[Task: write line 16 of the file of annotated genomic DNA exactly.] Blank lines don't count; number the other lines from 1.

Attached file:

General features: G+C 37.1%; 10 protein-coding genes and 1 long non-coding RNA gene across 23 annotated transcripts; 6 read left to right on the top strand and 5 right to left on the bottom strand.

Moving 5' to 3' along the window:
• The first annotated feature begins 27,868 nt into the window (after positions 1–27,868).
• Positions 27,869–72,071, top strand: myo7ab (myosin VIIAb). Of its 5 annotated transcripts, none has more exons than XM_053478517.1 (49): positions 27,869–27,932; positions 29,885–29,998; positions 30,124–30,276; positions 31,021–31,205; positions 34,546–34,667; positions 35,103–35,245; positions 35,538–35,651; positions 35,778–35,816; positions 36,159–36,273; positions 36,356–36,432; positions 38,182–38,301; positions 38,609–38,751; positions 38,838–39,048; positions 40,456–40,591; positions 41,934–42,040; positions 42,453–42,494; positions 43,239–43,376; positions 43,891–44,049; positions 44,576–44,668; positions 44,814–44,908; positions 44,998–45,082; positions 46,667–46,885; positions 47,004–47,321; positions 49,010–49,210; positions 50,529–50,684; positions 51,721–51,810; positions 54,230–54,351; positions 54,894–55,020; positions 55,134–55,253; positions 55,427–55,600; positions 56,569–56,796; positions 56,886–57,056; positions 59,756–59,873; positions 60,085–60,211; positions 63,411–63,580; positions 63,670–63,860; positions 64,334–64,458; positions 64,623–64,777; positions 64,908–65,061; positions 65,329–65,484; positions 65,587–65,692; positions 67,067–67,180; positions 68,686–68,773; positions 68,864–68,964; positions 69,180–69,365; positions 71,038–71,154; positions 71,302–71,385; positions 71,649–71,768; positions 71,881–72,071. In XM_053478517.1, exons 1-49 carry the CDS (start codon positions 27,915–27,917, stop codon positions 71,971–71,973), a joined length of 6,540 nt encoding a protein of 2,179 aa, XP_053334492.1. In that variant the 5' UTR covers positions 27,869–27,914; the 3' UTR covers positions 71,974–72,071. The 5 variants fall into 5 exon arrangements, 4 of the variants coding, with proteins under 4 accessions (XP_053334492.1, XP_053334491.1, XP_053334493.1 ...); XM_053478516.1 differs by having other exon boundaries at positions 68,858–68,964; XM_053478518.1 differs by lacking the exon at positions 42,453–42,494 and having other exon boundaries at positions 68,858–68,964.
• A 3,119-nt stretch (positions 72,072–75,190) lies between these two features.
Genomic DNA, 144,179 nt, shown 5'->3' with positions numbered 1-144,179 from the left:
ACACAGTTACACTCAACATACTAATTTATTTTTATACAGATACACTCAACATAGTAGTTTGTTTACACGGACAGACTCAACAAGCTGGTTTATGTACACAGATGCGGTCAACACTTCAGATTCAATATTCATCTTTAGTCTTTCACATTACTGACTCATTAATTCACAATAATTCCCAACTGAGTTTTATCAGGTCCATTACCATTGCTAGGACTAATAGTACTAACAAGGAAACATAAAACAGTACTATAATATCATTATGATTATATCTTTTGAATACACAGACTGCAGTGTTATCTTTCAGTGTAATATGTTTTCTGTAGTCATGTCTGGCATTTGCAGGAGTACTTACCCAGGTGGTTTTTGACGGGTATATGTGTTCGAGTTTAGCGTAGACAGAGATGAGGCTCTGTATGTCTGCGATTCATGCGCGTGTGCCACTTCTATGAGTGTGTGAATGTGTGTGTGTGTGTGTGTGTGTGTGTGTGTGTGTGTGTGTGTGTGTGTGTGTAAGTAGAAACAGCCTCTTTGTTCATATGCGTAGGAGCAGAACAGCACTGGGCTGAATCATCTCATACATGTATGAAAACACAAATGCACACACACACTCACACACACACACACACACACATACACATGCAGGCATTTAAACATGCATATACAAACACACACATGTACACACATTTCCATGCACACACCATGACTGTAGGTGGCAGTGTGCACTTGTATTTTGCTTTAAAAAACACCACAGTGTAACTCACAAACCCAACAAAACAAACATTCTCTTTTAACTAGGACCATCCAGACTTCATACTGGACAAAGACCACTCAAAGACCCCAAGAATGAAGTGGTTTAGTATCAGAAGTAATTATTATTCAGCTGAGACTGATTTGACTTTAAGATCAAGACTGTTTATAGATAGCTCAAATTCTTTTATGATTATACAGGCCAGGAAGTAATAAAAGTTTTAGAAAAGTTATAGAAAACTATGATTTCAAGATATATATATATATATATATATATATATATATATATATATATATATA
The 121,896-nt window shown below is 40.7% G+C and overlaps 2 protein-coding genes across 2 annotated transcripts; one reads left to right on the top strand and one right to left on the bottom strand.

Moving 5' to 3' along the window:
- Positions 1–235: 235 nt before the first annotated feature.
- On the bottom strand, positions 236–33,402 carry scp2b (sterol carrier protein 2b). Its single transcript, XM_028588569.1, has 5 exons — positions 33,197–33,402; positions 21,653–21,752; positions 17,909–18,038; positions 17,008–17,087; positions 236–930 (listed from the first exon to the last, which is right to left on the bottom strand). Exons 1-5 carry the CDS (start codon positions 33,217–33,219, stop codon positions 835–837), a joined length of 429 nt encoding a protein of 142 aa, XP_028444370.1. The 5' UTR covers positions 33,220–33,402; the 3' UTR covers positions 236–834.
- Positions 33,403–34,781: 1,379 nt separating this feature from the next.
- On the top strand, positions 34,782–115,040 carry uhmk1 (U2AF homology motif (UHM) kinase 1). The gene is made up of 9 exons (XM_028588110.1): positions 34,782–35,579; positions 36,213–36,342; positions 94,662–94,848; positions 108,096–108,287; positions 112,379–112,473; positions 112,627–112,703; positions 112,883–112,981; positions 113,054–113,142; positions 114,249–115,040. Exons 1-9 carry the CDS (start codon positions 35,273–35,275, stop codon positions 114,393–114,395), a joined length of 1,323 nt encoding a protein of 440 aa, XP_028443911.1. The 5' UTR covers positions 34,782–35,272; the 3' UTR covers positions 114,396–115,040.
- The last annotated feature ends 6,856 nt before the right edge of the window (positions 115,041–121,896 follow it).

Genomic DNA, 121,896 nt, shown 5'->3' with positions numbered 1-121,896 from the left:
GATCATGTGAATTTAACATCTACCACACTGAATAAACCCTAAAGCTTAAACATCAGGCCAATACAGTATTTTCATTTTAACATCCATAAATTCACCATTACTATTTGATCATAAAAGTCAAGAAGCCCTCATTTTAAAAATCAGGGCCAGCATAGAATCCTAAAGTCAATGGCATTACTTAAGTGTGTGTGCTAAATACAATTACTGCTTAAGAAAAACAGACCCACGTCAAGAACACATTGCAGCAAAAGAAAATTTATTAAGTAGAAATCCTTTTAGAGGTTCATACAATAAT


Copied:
GATCATGTGAATTTAACATCTACCACACTGAATAAACCCTAAAGCTTAAACATCAGGCCAATACAGTATTTTCATTTTAACATCCATAAATTCACCATTACTATTTGATCATAAAAGTCAAGAAGCCCTCATTTTAAAAATCAGGGCCAGCATAGAATCCTAAAGTCAATGGCATTACTTAAGTGTGTGTGCTAAATACAATTACTGCTTAAGAAAAACAGACCCACGTCAAGAACACATTGCAGCAAAAGAAAATTTATTAAGTAGAAATCCTTTTAGAGGTTCATACAATAAT